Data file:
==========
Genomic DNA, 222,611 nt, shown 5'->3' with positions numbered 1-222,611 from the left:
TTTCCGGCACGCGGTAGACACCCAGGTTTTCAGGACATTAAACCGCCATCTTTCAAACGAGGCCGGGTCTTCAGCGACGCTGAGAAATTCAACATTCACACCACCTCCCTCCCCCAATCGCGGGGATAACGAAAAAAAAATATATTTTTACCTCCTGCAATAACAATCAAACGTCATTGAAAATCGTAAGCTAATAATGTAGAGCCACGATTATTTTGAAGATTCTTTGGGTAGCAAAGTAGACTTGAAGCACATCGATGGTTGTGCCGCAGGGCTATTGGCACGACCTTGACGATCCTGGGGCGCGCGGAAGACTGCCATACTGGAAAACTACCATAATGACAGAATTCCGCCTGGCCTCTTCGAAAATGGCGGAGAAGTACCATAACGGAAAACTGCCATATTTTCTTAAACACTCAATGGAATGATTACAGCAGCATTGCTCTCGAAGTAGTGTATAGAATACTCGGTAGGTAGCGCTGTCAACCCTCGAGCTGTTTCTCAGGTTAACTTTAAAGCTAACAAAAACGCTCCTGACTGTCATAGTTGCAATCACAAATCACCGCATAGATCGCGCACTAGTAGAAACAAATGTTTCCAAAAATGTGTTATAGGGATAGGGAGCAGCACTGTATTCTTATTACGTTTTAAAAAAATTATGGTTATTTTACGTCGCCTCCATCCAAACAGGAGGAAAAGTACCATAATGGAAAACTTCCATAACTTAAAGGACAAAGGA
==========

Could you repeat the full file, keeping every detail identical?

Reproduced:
Genomic DNA, 222,611 nt, shown 5'->3' with positions numbered 1-222,611 from the left:
TTTCCGGCACGCGGTAGACACCCAGGTTTTCAGGACATTAAACCGCCATCTTTCAAACGAGGCCGGGTCTTCAGCGACGCTGAGAAATTCAACATTCACACCACCTCCCTCCCCCAATCGCGGGGATAACGAAAAAAAAATATATTTTTACCTCCTGCAATAACAATCAAACGTCATTGAAAATCGTAAGCTAATAATGTAGAGCCACGATTATTTTGAAGATTCTTTGGGTAGCAAAGTAGACTTGAAGCACATCGATGGTTGTGCCGCAGGGCTATTGGCACGACCTTGACGATCCTGGGGCGCGCGGAAGACTGCCATACTGGAAAACTACCATAATGACAGAATTCCGCCTGGCCTCTTCGAAAATGGCGGAGAAGTACCATAACGGAAAACTGCCATATTTTCTTAAACACTCAATGGAATGATTACAGCAGCATTGCTCTCGAAGTAGTGTATAGAATACTCGGTAGGTAGCGCTGTCAACCCTCGAGCTGTTTCTCAGGTTAACTTTAAAGCTAACAAAAACGCTCCTGACTGTCATAGTTGCAATCACAAATCACCGCATAGATCGCGCACTAGTAGAAACAAATGTTTCCAAAAATGTGTTATAGGGATAGGGAGCAGCACTGTATTCTTATTACGTTTTAAAAAAATTATGGTTATTTTACGTCGCCTCCATCCAAACAGGAGGAAAAGTACCATAATGGAAAACTTCCATAACTTAAAGGACAAAGGA